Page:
• The views and theories of key pre-modern and contemporary Muslim reformers and revivalists vis-a-vis the centrality of Islam to political life.
  • The specific issues in the contemporary interaction between Islam and politics, including democracy, human rights, secularism, nationalism, pan-Islamism and international relations.
Subject-specific Skills:
  • To be able to explain the rationale behind the call for the return of the sharia and the re-establishment of the 'Islamic state'.
  • To develop the intellectual tools with which to appraise the relative successes and failures of modern Muslim experiments in 'Islamic statecraft', notably those of Iran, Sudan and Saudi Arabia.
  • To be able to analyse the agendas of contemporary Islamist movements and their impact on the socio-political life of the Muslim umma and the international community beyond.
  • To have the capacity to judge the extent to which pre-modern and contemporary Muslim political movements reflect the political ethos of the Prophet and/or the political theoreticians of the classical era.
Key Skills:
  • Independent learning within a defined framework of study at an advanced level.
  • Independent thought in analysing and critiquing existing scholarship on the subject area and in evaluating its contribution.
  • The ability to work to a deadline and complete written work within specified word limits.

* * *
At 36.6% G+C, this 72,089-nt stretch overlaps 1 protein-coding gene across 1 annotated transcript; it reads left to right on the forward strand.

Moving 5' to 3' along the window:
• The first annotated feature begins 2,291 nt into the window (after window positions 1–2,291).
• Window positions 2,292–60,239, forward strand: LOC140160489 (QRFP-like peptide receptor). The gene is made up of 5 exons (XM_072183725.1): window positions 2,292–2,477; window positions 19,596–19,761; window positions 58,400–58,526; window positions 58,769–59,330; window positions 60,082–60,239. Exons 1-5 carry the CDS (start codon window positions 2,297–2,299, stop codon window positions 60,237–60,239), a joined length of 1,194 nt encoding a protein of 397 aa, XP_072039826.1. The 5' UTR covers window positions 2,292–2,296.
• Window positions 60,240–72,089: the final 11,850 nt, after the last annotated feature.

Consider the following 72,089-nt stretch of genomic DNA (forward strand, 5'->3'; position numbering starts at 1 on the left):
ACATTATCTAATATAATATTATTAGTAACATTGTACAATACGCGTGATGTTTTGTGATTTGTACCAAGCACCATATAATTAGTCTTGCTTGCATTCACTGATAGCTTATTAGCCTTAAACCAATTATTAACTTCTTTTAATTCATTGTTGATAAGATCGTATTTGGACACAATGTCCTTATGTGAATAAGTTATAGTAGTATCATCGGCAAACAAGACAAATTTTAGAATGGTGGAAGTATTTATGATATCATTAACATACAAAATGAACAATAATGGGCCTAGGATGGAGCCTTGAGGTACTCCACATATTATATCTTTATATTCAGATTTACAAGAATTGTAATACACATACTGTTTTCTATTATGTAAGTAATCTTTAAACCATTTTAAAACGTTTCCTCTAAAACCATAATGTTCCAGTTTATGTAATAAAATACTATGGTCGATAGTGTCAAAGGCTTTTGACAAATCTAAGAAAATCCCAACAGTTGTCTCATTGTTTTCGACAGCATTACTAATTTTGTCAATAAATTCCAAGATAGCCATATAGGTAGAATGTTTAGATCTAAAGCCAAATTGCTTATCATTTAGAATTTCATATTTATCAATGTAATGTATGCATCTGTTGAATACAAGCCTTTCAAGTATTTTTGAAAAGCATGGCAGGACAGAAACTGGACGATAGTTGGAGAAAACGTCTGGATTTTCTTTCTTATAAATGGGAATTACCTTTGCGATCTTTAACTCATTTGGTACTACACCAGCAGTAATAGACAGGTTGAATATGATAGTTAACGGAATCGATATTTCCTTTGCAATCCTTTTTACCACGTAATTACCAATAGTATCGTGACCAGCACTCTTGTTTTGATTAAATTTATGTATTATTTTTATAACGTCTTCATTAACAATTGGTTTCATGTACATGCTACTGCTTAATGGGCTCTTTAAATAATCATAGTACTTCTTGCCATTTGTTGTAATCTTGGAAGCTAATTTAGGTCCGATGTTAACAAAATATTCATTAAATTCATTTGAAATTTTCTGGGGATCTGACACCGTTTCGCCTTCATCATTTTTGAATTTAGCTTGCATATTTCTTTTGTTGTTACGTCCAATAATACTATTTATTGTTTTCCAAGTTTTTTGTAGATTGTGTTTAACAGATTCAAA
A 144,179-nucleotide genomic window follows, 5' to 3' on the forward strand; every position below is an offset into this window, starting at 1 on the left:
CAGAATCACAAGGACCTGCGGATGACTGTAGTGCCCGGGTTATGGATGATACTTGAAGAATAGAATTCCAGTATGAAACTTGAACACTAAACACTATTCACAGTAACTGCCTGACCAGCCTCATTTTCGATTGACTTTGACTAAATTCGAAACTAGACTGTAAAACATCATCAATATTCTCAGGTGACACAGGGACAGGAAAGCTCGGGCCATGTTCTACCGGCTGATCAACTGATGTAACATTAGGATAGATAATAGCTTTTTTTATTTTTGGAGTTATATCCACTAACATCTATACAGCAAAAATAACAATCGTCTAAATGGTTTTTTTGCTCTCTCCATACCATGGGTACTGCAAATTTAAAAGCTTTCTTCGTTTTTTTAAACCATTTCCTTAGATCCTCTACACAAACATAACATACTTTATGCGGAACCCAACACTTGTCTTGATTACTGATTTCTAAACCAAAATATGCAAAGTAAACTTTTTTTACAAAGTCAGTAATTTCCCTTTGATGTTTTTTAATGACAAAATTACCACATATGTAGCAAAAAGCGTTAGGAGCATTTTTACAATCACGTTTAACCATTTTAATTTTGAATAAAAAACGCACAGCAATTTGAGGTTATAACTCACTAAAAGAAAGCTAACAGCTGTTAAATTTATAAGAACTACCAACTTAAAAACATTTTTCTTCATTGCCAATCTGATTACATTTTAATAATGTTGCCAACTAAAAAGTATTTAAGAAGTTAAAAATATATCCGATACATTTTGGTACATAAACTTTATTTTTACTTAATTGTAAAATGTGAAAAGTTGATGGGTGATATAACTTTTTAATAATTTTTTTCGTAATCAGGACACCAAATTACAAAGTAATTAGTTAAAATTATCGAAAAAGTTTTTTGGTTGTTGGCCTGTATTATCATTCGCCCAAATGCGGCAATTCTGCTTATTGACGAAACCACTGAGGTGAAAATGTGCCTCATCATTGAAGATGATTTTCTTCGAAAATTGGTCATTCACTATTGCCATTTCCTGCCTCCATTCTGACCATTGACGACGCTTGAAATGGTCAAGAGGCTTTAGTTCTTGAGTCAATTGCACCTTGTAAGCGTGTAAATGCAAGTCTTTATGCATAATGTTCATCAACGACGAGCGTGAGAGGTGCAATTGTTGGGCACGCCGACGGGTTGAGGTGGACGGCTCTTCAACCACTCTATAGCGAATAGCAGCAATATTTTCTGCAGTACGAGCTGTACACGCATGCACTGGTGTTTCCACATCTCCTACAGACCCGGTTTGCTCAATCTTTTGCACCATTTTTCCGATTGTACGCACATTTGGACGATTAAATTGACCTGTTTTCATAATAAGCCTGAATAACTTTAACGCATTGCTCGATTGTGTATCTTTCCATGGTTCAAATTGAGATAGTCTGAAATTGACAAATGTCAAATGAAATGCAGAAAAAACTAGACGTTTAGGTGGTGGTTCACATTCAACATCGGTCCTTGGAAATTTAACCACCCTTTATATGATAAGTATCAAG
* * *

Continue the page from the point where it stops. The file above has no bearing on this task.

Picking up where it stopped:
• Advanced essay-writing skills.
  • The ability to seek out and use relevant primary and secondary sources, including electronic and bibliographic sources.

Modes of Teaching, Learning and Assessment and how these contribute to the learning outcomes of the module

  • Teaching is by seminar, which allows the students to discuss and debate the assigned topics. Guidelines will be given by the tutor. At MA level, seminars are appropriate for the students because they are from different academic backgrounds. Seminars also allow for a better exchange and flow of views and ideas.
  • Assessment is through formative presentation and discussion, as well as a summative assignment on a specific topic. Essay writing is an appropriate method with the maximum freedom for students to express their ideas and reflect what they have learnt.

Teaching Methods and Learning Hours

Activity Number Frequency Duration Total/Hours
Seminars 9 Weekly 2 hours 18
Preparation and Reading 132
Total 150

Summative Assessment

Component: Essays - when module taught in Michaelmas Term Component Weighting: 100%
Element Length / duration Element Weighting Resit Opportunity
Essay 1 - submitted 3 weeks before the end of Michaelmas Term 2,500 words 50%
Essay 2 - submitted at the beginning of Epiphany Term 2,500 words 50%
Component: Essay - when module taught in Epiphany Term Component Weighting: 100%
Element Length / duration Element Weighting Resit Opportunity
Essay - submitted at the end of the second week of Easter Term 5,000 words 100%

Formative Assessment:

Individual presentation and discussion. Presentation outline (500 words).

Attendance at all activities marked with this symbol will be monitored. Students who fail to attend these activities, or to complete the summative or formative assessment specified above, will be subject to the procedures defined in the University's General Regulation V, and may be required to leave the University